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The Comfort of Carrots

(by Brigit Binns)



Once, I was saved by the sight of some diced carrots.


The phone rang on a Tuesday after a three-day weekend: “Your mother is in the hospital on a morphine drip.” Where I come from, morphine means the beginning of the end. I got on a plane and flew to the other coast. I had no idea when to schedule the return, and arbitrarily chose one week hence.


There was never any love lost between my mother and myself. We had barely held on to a sort of mutual dislike for 47 years. There was therapy, but she didn’t like the therapist after she (the therapist) offered, “Growing up, your daughter felt like an employee who could be fired at any time.” We stopped going.


Long ago, I had come to terms with the fact that nothing I could possibly do would ever change my mother’s opinion of me. It was a wonderful liberation.


She lived alone in Los Angeles, in a large house with two 90-pound Rhodesian Ridgebacks. Some years ago, after she’d fractured several vertebrae, I’d reorganized the house to avoid stairs, investigated various home-care services, and commenced a rigorous project of cooking for her freezer. Then I moved to the opposite coast. She still insisted on driving, even though by then she could barely see over the steering wheel. She bashed up her—and several other peoples’—car(s) after mistakenly hitting the accelerator when aiming for the brake. I cited the man in the Santa Monica farmers market who had done the same thing and killed 11 people.


“I think I’m smart enough to know when I should stop driving,” she said.


My mother was infuriating for any number of reasons. This was a person who had actively hidden her Jewish heritage—I found out about it at age 35. While still married to my father, and with his knowledge, she had been the long-time mistress of a prominent politician, citing my father’s impotence—to me at age 11, and to others—as an excuse.


And yet I was an only child, and all her friends had either died, or tired of her constant, sapping disdain. This was a sad and lonely woman who had hurt so many people that she was facing old age and declining health with support only from her various employees (household help, lawyer, accountant) and me. I had to feel sorry for her, and I did.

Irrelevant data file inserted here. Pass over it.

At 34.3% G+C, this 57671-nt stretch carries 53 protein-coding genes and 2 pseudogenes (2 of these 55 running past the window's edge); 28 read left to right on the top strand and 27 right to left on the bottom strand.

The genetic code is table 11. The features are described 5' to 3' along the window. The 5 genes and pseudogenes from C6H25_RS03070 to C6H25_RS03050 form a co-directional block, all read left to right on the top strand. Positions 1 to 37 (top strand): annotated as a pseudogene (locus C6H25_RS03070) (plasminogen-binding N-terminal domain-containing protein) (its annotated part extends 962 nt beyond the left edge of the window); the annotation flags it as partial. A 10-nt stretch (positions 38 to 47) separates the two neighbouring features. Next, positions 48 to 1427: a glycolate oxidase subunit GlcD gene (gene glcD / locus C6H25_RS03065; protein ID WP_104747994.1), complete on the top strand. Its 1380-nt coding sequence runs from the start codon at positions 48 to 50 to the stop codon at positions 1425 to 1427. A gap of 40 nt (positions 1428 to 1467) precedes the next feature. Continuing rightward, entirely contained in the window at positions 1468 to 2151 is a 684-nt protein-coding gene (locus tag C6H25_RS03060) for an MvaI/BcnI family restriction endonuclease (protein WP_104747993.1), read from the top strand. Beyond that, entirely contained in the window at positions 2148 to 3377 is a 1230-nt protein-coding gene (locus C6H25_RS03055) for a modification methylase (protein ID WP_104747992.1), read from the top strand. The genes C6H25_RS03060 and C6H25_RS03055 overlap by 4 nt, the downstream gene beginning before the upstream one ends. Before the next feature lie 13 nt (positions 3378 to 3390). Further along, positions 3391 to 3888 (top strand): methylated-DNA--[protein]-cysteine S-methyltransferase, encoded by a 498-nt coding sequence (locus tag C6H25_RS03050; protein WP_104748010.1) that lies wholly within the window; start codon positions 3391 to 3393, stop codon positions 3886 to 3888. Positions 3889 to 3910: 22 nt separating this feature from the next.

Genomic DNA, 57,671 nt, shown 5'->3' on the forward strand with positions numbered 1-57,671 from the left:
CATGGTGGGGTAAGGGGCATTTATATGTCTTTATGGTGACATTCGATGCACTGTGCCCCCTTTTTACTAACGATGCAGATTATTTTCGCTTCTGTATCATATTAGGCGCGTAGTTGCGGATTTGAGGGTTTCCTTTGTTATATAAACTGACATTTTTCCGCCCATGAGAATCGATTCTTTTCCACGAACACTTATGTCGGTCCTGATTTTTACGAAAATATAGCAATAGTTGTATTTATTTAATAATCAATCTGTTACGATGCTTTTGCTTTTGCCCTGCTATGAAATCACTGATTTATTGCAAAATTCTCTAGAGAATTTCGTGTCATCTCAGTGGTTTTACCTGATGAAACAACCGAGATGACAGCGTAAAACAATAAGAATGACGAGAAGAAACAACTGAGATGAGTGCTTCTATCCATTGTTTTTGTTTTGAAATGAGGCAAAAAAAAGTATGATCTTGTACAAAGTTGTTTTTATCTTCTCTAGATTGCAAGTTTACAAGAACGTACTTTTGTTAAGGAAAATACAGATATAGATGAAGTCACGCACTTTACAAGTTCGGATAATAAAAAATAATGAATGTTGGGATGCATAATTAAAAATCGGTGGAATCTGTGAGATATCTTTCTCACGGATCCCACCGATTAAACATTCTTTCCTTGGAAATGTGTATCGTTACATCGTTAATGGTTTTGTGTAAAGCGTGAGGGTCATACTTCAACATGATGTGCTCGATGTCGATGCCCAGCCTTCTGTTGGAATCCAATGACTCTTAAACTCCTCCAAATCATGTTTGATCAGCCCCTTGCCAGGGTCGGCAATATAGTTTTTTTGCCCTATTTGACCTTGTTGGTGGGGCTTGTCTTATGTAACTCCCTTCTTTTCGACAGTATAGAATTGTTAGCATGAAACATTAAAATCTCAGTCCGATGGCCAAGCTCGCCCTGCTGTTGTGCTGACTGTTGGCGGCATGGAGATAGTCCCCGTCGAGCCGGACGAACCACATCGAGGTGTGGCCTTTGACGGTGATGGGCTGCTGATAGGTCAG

When I got the call on that Tuesday night, I went into a sort of trance, packed a bag, and got to L.A., then the hospital. She’d had non-invasive surgery to glue together three newly-fractured vertebrae. Her bones, said her doctors, were “like glass.” She had brow-beaten her G.P. into signing her release form. But first there was some drama about the silver ship’s whistle that my mother always wore on a chain around her neck. It had been a gift from Henry Fonda to my dad, the actor Edward Binns, when Fonda directed him in The Caine Mutiny—the whistle was an important plot point, incessantly used by the paranoid “Commander Queeg,” and Fonda gave one to all the top-line actors in the play. My mother insisted it had disappeared. Various nurses and attendants were accused. Security arrived. It turned up in her envelope.


With my mother’s declaration that “Brigit can do everything,” a private duty nurse was sent packing. I’d left that house 31 years before, swearing never to sleep in it again, but now I found myself caring for an almost-immobile invalid that I did not like, with needs and demands that were beyond obsessive. (When I was cooking in her kitchen, she hobbled around right behind me, bent over like a wire hanger, a sponge in hand, and every time I touched the counter, she wiped the spot I’d just touched.)


On the first day, I worked for 15 hours with a 40-minute break. I was ten minutes late